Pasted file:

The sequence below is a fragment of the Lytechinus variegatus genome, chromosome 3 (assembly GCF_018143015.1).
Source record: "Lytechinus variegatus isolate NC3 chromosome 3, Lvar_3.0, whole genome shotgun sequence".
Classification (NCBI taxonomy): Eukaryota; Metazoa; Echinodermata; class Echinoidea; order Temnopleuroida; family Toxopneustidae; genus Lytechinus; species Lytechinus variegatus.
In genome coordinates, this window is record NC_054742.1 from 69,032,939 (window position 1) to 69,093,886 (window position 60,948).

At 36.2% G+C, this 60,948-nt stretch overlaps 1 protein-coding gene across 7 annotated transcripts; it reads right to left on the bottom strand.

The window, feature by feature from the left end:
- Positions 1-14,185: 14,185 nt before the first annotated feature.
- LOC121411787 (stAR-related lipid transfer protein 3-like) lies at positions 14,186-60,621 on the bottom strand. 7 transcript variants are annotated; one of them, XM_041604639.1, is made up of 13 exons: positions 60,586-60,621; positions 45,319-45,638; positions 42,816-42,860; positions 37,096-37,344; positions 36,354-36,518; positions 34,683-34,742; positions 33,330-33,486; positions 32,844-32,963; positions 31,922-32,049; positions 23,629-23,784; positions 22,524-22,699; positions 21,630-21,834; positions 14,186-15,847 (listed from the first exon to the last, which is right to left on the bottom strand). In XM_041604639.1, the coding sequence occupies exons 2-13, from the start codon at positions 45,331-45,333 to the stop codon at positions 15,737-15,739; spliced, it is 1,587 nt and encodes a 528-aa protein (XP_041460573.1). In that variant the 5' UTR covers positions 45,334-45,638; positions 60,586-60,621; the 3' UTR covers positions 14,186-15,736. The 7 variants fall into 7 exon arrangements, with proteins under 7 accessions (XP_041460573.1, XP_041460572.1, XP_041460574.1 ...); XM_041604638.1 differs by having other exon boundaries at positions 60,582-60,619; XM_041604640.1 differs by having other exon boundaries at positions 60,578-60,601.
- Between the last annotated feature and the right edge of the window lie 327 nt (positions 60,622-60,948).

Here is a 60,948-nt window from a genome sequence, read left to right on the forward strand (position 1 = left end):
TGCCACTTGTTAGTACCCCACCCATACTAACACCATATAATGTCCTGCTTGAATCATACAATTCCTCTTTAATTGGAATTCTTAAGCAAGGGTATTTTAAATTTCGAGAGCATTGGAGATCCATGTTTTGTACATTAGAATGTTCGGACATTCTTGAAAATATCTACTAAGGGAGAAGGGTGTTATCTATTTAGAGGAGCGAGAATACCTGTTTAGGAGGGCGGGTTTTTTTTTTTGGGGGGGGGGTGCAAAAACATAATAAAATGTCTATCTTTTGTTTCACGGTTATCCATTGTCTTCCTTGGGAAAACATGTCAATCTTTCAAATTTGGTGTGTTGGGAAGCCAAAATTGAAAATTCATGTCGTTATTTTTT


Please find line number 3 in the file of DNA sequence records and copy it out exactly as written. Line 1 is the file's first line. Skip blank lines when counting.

Classification (NCBI taxonomy): Eukaryota; Metazoa; Echinodermata; class Echinoidea; order Temnopleuroida; family Toxopneustidae; genus Lytechinus; species Lytechinus variegatus.